If you have eight children and want to get them through college, you've got your work cut out for you. Here are eight tips to help you get your big brood through college.
Your entire effort at getting your kids through college needs to start early. You can't wait. If you are even thinking about having lots of kids, you should be thinking about college early and often.
Save What You Can
Save all you can for your children's education. Saving will be difficult, and unless you're the CEO of a Fortune 500 company (if you are, I'm flattered that you're reading my article - congratulations) you probably won't be able to save enough for all eight kids to go to Princeton. In fact, you won't likely save enough to pay for their tuition to a local state university. Just because you can't pay for their entire education doesn't mean that you shouldn't be saving. Save whatever you can. Target at least $29 per month per child from the time they're born; that will give you $10,000 per kid when they graduate from high school. Not enough, but it's $10,000 more than nothing!
Be sure to put your savings into a 529 Plan (this is a state or school sponsored savings plan that allows your savings to grow tax free and is not taxed when withdrawn if the money is used for qualified education expenses). You are required to designate a beneficiary, but you can change the beneficiary easily and without penalty.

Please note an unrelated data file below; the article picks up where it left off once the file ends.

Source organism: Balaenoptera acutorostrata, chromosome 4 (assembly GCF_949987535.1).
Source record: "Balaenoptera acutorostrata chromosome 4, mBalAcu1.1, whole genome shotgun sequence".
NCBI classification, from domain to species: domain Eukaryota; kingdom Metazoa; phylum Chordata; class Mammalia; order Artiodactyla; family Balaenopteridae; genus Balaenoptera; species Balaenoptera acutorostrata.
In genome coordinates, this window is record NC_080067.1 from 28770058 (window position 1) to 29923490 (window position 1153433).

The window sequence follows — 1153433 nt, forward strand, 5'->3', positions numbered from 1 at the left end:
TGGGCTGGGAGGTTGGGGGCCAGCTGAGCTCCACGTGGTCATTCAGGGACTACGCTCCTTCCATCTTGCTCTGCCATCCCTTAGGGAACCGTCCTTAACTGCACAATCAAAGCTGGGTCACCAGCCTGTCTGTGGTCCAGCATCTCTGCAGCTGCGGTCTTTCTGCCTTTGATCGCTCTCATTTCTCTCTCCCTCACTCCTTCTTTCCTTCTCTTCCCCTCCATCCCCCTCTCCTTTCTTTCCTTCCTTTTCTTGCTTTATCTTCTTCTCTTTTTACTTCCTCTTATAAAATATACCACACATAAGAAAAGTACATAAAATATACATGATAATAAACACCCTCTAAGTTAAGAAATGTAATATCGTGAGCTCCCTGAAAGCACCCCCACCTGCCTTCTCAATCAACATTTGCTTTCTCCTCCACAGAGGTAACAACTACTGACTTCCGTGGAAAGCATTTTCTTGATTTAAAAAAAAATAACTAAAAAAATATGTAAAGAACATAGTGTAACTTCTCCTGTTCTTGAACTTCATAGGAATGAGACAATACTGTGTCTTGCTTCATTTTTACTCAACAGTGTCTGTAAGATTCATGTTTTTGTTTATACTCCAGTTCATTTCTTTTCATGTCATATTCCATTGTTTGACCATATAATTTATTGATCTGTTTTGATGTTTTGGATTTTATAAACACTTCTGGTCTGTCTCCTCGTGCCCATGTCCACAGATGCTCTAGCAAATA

Share the Load
You will need to share the load for educating your children with them. Encourage your kids to work and save their money for college, too. They may be able to save as much as you do, doubling the cash available for college at the time of their graduation. They can also work part time during college and summers, allowing them to pay for more of their school.
Encourage your children to get good grades. If even a few of your children get large academic scholarships, that may help fund the other kids, too. Many scholarships are need based; with 8 kids, you may qualify even if you have a great job. Some scholarships are neither needs-based nor academically focused. Encourage your students to apply for at least a dozen different scholarships. Every little bit helps.
The American Opportunity Credit and the Lifetime Learning Credit provide meaningful help to whomever is paying for the education expenses. The credits are at least partially refundable, meaning that you can get at least part of the credit even if you paid no income tax. Beyond the tax credits, the qualified expenses are also deductible.
Live at Home
I can only imagine that you're eager to get the kids out of the nest, but if you keep them at home through college, that will effectively eliminate a huge cost. Just be sure to make them do their chores.
Don't Give Up
By doing all of the above, you can make a college education attainable for all eight of your children. There may be nothing more important to their future quality of life than getting a good college education, so keep encouraging them and keep saving.
If a family with eight children can afford college for all eight of their children, you are almost certainly even more likely to pull it off. These tips apply largely to families with any number of kids, from one to 15.